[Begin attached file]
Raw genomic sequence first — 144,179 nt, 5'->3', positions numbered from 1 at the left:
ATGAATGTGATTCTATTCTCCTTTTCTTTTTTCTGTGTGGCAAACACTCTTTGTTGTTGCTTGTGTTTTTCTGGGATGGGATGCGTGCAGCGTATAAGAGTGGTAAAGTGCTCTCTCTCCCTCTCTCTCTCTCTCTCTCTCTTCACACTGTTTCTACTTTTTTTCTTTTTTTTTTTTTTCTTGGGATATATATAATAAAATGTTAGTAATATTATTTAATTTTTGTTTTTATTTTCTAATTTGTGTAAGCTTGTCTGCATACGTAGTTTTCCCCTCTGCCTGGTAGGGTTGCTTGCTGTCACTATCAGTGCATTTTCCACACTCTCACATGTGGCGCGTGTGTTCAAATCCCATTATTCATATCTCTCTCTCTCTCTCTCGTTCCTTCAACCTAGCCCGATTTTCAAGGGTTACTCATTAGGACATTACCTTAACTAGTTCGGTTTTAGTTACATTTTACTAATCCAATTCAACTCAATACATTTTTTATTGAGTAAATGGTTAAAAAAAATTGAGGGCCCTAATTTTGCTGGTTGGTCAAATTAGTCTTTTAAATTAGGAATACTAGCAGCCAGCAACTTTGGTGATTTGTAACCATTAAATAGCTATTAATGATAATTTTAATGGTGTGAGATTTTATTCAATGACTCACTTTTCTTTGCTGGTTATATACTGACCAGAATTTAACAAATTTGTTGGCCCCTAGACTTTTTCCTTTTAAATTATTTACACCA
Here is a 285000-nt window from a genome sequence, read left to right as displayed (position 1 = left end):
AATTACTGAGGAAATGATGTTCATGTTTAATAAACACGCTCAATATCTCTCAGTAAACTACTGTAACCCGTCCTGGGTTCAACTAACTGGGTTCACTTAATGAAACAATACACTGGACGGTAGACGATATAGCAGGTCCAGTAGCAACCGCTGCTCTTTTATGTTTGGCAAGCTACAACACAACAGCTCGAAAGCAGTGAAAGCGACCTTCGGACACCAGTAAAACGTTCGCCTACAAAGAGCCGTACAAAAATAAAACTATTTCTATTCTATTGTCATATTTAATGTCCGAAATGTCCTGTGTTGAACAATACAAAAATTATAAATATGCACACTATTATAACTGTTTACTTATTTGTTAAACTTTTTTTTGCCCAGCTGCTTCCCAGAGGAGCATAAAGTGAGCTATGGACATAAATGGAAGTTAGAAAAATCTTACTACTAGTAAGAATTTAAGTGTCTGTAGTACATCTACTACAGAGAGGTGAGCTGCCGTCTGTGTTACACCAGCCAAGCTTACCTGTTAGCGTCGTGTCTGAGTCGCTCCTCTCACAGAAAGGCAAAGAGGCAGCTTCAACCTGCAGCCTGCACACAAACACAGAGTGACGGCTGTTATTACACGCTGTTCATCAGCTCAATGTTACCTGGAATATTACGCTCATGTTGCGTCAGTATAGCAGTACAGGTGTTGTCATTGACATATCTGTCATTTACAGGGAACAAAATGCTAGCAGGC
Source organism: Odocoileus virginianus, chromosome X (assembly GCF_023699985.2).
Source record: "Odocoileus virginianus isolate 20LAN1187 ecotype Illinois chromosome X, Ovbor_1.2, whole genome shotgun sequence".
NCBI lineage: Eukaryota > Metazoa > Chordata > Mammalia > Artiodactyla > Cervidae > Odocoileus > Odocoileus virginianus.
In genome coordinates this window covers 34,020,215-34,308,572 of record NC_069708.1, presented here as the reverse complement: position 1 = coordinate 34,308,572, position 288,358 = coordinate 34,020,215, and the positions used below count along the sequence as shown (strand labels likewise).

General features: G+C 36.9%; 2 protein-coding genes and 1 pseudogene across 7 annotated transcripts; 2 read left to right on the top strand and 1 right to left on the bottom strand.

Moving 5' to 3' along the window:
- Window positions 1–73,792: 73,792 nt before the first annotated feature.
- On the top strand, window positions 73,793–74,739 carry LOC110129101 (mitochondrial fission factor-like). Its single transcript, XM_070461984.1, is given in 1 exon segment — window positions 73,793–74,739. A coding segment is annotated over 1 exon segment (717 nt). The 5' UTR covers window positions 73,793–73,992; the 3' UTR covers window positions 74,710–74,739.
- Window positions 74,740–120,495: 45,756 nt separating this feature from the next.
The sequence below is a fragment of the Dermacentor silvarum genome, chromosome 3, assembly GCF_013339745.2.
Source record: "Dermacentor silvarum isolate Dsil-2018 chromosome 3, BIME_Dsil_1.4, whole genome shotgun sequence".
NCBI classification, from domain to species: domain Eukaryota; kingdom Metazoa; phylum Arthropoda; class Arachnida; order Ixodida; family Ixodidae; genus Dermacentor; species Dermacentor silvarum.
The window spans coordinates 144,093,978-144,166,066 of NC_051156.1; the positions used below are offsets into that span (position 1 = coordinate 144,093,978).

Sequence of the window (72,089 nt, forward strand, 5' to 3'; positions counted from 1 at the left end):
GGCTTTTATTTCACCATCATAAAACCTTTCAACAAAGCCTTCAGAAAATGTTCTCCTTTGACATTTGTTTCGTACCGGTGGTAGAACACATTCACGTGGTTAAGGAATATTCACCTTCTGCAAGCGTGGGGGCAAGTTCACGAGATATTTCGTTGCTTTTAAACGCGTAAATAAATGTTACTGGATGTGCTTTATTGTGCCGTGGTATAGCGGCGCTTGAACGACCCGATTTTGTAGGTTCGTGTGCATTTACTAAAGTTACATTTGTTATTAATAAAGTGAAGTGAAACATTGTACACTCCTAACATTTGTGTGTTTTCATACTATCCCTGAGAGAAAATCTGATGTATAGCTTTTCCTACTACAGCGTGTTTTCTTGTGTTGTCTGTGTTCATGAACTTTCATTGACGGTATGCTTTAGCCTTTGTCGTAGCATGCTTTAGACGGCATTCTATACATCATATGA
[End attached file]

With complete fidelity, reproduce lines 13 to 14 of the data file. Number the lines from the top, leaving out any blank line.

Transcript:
- Window positions 74,740–120,495: 45,756 nt separating this feature from the next.
The sequence below is a fragment of the Dermacentor silvarum genome, chromosome 3, assembly GCF_013339745.2.